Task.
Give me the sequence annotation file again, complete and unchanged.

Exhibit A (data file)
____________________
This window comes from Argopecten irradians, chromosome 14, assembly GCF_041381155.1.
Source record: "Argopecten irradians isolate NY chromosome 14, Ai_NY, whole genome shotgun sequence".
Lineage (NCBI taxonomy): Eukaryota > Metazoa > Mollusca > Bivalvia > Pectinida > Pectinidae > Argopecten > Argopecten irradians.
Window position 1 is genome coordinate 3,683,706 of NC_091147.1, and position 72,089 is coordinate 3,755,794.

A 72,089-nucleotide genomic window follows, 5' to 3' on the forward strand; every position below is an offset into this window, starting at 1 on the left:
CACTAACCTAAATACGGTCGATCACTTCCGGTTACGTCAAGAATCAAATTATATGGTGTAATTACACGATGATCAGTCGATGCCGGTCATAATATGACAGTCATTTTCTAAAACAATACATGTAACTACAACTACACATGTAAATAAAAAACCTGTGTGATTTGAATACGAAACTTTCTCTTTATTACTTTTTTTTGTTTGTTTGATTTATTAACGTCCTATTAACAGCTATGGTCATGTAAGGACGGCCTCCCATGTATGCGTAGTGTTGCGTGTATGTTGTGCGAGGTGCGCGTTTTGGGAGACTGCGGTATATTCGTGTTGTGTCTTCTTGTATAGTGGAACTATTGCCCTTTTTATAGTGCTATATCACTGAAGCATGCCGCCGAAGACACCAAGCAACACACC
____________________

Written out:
This window comes from Argopecten irradians, chromosome 14, assembly GCF_041381155.1.
Source record: "Argopecten irradians isolate NY chromosome 14, Ai_NY, whole genome shotgun sequence".
Lineage (NCBI taxonomy): Eukaryota > Metazoa > Mollusca > Bivalvia > Pectinida > Pectinidae > Argopecten > Argopecten irradians.
Window position 1 is genome coordinate 3,683,706 of NC_091147.1, and position 72,089 is coordinate 3,755,794.

A 72,089-nucleotide genomic window follows, 5' to 3' on the forward strand; every position below is an offset into this window, starting at 1 on the left:
CACTAACCTAAATACGGTCGATCACTTCCGGTTACGTCAAGAATCAAATTATATGGTGTAATTACACGATGATCAGTCGATGCCGGTCATAATATGACAGTCATTTTCTAAAACAATACATGTAACTACAACTACACATGTAAATAAAAAACCTGTGTGATTTGAATACGAAACTTTCTCTTTATTACTTTTTTTTGTTTGTTTGATTTATTAACGTCCTATTAACAGCTATGGTCATGTAAGGACGGCCTCCCATGTATGCGTAGTGTTGCGTGTATGTTGTGCGAGGTGCGCGTTTTGGGAGACTGCGGTATATTCGTGTTGTGTCTTCTTGTATAGTGGAACTATTGCCCTTTTTATAGTGCTATATCACTGAAGCATGCCGCCGAAGACACCAAGCAACACACC